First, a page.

Yeah because then you’re worrying about who’s going to buy this piece of work and what would they want, when actually it’s completely irrelevant. 


You studied Interaction Arts at the Manchester School of Art and Design. How was that course? Did you always know you wanted to study art?

I feel like I was always doing art. I was always my dad’s assistant and always making stuff with my dad. I feel like I’ve always been very practical from a very young age. He was just one of those guys who refused to pay people to do stuff around the house. He would do it all himself (laughs). 

I had no idea what I wanted to do so for me, this course was amazing. It was like you can do whatever you want as long as it’s considered art. People were doing textiles, videos, web. My course had some crazy, talented people in it. That was really good but even still, I didn’t pick up a paint brush until I moved to Australia. I had never been a painter. I was making stuff. I guess in the course that I did, painting was seen as a bit of a cop out. Like it was easy? No one painted because what people would say about you behind your back. So I didn’t paint until I moved here and then I guess I only started painting because I couldn’t afford to do anything else. Painting out of a necessity rather than a want to in the initial stages.


Oh right. Did you find that you were naturally good at it?

It was just a more accessible way to say what I wanted to say. The Melbourne art scene is very welcoming and has so many platforms so it was far easier to put my work into it that way rather than any other way. 


When you start a new painting, what is your process like?

Before I start a new body of work, I tend to draw shapes very quickly on pieces of paper. Literally like 2-3 seconds very quickly. Like weird, different shapes. I do that for 15-20 minutes, then I’ll look back at those shapes and see the ones I really like or the ones that were horrible. Then if I can group those shapes, they usually work together nicely in a painting so then I’ll use those shapes as a motif. 

I tend to draw straight onto a canvas, fairly loosely, over and over again. It looks pretty ugly. There are lines everywhere but then when I feel like I’ve got a good composition, I’ll start thinking about colour, which is almost like the hardest part for me since I’ve never studied painting, I’ve also never studied colour theory either. Hence, my old work had a very limited palette but with this stuff I try not to be so safe so I’ll just try different colours. I go straight on the canvas, waste a lot of paint but kind of just had to see it to see if it worked. I guess that’s what you have to do.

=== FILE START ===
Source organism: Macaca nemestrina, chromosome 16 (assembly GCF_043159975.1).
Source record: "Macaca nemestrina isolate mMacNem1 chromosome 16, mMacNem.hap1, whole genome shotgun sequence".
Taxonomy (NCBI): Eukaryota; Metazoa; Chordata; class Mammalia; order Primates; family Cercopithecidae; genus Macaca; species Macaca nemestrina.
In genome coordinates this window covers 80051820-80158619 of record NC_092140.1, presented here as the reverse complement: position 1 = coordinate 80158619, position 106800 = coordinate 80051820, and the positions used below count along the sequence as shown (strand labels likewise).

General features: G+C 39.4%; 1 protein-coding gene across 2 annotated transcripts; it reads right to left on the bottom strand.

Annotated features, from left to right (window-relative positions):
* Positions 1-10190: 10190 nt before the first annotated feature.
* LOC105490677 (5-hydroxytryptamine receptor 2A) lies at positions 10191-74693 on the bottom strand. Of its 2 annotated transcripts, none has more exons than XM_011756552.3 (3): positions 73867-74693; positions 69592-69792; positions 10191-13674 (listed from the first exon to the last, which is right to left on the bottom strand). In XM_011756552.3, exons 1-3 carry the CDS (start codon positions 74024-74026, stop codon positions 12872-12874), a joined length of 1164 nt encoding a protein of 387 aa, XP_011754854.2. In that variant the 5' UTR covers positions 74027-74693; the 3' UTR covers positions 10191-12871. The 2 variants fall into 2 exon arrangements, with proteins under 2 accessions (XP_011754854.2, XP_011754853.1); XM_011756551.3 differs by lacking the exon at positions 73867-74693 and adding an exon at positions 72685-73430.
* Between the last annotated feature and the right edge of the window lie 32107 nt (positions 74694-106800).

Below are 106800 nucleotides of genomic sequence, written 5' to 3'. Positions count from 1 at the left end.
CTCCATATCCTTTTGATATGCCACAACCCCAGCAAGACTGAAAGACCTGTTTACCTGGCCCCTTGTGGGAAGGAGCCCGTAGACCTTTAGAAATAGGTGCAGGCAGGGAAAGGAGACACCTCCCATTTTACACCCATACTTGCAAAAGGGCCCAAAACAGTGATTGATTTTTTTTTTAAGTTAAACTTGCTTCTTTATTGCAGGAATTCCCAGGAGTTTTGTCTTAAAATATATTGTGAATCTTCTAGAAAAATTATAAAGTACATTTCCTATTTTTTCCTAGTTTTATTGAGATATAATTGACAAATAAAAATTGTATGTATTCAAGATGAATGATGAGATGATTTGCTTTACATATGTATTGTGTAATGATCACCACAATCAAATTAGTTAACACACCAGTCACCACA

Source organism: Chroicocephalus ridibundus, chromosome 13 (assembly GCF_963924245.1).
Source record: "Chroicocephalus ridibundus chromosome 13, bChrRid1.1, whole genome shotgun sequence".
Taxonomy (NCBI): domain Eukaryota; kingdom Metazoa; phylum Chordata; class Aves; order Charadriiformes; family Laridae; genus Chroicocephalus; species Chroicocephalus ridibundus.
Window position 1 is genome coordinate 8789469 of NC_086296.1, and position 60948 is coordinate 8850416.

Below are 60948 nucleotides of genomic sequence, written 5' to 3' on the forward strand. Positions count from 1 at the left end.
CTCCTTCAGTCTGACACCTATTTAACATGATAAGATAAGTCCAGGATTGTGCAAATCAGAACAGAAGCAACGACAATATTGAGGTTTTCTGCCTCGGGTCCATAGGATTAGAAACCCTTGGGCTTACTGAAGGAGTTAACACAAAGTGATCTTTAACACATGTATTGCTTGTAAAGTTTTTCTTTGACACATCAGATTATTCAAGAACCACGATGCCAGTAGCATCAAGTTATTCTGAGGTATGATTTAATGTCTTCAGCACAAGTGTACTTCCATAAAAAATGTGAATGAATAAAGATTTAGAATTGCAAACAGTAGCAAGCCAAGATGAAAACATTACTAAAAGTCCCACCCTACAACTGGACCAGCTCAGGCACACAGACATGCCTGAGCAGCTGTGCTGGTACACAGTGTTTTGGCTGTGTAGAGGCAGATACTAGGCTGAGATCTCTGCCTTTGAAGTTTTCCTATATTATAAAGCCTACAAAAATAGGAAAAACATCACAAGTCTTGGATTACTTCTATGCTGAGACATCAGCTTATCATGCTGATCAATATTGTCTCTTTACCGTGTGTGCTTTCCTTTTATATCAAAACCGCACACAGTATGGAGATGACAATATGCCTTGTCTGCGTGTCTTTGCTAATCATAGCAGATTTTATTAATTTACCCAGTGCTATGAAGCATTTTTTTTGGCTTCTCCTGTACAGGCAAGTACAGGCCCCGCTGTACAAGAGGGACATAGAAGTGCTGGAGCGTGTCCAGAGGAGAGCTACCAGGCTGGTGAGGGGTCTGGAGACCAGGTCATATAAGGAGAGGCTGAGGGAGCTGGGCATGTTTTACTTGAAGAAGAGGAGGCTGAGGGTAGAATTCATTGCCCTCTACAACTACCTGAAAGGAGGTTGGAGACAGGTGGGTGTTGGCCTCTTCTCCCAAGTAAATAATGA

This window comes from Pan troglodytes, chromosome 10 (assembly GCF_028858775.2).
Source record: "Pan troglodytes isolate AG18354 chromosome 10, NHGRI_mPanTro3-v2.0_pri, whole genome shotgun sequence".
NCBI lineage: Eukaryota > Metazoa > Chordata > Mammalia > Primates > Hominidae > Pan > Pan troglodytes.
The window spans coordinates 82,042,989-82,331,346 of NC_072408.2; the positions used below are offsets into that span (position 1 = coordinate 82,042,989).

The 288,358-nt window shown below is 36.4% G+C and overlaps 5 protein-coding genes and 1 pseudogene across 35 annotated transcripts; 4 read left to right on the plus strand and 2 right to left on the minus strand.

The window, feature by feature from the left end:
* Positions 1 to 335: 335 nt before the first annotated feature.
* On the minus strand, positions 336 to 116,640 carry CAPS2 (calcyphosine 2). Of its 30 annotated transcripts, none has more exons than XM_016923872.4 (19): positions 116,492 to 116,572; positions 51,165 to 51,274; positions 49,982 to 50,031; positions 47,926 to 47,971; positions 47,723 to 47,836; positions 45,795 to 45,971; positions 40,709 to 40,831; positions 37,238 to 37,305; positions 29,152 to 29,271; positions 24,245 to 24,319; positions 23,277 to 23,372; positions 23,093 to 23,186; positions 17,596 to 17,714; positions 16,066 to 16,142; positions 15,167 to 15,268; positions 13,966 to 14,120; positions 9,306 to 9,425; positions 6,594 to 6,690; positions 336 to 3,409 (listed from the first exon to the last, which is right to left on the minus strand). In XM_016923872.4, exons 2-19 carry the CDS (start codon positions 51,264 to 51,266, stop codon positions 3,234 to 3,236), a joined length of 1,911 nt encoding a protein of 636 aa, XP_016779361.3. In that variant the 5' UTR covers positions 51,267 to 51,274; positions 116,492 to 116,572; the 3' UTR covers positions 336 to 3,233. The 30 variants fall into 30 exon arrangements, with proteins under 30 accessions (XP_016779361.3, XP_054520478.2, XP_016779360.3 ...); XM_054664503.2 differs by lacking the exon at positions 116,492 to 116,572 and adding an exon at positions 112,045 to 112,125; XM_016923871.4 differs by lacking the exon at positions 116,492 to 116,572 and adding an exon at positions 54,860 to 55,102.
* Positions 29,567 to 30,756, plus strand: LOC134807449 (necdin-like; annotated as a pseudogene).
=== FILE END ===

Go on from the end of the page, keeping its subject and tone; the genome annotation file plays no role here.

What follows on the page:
Some people are far more informed in what colours they are using and what they’re putting next to each other. For me, it’s kind of trial and error until it feels right. 


The colour palette you used was quite earthy. Are they colours you’re drawn to?

I’m always drawn to earth colours. I like colours like blue but I think they feel a bit man made. In this context anyways. The deep greens, reds and yellows, I think speak to the voice of the work a bit more which is nice.

You’ve also created sculptures made out of wood for the exhibition. How was it creating the sculptures?

I loved doing the sculptures. I did them for the last show and Nathan and Luke were kind enough to help me out last time with studio space and figuring out the logistics. I hate the thought of doing a binary painting show, it doesn’t feel very true to my practice. So I really wanted to do more sculpture for this show. Nathan and Luke were really good for squeezing me in, getting the wood and figuring out what I needed and the best way to do it was.

I took the shapes from some of the pieces which are some of the shapes that make up the sculptures. So the "3-Dness" of the paintings makes them stand on their own as figures and stories. Then to actually sort of remove them from the painting, you can walk around them and interact with them differently which is great.

It brings it to another light.

Yeah. So people would have to walk around them and see them in a different setting and be a bit confusing. The way I put the sculptures together, I try to make it an optical illusion. I want people to look at it and be like “Oh, that structurally makes sense but how is it not tipping over?”. I want it to pose a lot of questions. 


I guess it brings it back to the abstract idea.  

Like a non kind of structured way of looking at things.



Words by Claire Le
Studio Photos by Sheridan Rothwell
Heimur Studio Photos by Luke Van Aurich